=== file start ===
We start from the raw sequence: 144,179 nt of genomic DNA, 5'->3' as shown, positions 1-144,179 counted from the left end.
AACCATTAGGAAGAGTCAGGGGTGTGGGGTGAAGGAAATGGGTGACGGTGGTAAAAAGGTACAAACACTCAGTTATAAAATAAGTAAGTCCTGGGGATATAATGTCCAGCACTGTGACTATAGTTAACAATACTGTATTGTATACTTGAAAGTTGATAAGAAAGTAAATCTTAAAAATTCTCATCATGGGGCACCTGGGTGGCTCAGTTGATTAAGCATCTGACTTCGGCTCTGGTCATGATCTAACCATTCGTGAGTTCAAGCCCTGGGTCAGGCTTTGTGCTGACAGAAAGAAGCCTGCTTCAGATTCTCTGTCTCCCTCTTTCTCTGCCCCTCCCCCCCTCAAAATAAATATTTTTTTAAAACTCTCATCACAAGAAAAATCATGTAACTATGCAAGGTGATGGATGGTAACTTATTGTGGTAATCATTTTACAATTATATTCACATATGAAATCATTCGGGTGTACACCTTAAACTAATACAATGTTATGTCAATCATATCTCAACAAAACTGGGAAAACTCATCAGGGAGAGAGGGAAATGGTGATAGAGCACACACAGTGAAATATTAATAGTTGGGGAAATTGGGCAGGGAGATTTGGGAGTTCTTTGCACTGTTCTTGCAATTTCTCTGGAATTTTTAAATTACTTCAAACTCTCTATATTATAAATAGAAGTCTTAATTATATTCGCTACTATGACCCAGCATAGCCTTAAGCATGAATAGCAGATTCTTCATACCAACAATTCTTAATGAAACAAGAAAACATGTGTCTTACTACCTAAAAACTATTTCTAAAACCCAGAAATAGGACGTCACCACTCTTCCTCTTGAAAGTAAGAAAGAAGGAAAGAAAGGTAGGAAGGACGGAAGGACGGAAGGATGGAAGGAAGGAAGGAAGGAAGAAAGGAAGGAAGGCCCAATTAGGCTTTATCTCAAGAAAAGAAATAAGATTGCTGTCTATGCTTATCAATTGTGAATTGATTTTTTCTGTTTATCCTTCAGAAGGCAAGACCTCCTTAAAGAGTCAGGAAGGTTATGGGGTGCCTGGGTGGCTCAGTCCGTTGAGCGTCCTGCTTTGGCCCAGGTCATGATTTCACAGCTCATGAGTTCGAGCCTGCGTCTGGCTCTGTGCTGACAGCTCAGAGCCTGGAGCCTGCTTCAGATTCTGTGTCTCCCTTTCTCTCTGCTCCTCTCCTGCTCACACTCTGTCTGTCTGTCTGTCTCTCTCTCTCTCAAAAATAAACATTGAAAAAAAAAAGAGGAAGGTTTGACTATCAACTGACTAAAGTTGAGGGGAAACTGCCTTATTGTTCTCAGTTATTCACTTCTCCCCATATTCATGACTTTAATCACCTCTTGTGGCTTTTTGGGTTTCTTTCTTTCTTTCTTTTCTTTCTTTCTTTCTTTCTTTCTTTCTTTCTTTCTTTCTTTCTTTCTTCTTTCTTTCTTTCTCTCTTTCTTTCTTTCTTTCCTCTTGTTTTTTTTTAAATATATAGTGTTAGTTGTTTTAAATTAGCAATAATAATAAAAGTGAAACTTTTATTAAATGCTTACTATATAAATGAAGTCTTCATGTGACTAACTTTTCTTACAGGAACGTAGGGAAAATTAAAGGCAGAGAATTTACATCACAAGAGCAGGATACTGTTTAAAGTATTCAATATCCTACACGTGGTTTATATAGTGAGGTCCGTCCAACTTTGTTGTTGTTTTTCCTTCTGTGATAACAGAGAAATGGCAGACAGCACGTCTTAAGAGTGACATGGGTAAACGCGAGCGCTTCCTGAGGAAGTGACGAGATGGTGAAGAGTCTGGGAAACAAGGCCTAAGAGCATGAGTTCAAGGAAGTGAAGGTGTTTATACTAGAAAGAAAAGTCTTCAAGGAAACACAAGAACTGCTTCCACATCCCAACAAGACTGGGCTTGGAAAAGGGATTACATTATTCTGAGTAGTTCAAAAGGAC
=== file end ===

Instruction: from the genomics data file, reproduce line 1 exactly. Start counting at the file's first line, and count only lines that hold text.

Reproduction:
We start from the raw sequence: 144,179 nt of genomic DNA, 5'->3' as shown, positions 1-144,179 counted from the left end.